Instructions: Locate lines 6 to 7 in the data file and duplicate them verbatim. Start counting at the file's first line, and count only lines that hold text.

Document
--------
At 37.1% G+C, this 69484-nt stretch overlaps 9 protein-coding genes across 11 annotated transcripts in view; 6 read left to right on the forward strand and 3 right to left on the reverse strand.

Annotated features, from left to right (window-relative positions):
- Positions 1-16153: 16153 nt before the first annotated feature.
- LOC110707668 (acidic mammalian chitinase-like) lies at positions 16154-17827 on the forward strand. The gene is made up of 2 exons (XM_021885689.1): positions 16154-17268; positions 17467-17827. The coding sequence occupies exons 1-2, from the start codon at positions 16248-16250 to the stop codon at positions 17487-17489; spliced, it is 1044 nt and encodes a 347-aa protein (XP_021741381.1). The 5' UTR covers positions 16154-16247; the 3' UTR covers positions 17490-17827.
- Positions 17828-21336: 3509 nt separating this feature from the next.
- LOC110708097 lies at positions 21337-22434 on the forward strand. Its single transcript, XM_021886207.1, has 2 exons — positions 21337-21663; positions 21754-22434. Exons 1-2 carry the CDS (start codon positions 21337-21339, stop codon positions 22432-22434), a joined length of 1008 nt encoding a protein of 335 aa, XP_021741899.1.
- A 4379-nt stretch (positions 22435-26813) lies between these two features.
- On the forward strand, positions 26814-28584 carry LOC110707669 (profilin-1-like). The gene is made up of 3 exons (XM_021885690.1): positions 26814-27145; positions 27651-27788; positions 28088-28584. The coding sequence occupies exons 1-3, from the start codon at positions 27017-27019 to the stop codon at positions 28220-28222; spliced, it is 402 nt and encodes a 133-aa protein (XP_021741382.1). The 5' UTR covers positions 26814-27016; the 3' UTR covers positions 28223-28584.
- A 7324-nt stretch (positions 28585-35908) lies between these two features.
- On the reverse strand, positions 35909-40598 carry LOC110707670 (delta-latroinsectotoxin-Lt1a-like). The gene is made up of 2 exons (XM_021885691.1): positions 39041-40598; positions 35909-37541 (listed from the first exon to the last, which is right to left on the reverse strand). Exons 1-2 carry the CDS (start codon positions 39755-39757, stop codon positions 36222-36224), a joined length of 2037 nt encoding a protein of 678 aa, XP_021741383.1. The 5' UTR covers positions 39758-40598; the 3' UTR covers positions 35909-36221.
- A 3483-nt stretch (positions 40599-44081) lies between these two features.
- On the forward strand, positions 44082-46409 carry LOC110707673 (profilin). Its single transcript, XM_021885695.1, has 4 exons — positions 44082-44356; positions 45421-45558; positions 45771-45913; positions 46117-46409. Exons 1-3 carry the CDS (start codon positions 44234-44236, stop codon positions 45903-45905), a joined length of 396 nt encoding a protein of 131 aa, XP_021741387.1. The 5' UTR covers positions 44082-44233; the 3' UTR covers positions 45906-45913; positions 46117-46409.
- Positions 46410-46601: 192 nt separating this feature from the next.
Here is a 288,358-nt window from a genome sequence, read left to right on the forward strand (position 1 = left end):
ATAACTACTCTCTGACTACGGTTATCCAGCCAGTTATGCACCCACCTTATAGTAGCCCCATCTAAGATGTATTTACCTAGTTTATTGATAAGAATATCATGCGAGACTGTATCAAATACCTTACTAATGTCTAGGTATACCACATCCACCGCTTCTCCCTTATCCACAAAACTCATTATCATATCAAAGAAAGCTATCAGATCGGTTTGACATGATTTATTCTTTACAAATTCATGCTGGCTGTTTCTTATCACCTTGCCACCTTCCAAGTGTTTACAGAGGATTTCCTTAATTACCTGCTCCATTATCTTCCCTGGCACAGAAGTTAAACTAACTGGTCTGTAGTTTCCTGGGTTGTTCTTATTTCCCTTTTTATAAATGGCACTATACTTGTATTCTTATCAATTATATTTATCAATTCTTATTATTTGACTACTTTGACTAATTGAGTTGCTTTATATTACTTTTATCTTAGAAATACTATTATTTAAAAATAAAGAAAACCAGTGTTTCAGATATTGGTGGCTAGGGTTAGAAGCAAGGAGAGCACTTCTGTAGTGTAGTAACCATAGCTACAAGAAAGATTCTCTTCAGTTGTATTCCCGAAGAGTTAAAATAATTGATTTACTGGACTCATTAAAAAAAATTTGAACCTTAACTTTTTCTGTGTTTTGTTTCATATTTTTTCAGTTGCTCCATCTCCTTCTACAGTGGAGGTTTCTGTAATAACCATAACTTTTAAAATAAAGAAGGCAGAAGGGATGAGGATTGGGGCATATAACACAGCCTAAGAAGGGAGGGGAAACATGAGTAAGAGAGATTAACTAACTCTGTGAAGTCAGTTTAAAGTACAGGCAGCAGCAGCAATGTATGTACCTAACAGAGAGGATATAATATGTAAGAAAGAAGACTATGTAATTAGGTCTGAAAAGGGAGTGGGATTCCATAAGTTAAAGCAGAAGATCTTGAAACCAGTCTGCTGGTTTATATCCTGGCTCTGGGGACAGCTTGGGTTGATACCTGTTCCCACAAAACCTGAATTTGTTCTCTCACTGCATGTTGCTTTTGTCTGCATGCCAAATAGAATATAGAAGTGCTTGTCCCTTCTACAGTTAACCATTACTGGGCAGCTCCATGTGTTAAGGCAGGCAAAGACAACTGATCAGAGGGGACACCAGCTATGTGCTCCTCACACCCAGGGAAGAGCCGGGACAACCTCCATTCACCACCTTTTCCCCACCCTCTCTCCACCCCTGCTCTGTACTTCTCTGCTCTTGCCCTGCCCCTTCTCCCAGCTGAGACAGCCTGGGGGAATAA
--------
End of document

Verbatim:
- LOC110708097 lies at positions 21337-22434 on the forward strand. Its single transcript, XM_021886207.1, has 2 exons — positions 21337-21663; positions 21754-22434. Exons 1-2 carry the CDS (start codon positions 21337-21339, stop codon positions 22432-22434), a joined length of 1008 nt encoding a protein of 335 aa, XP_021741899.1.
- A 4379-nt stretch (positions 22435-26813) lies between these two features.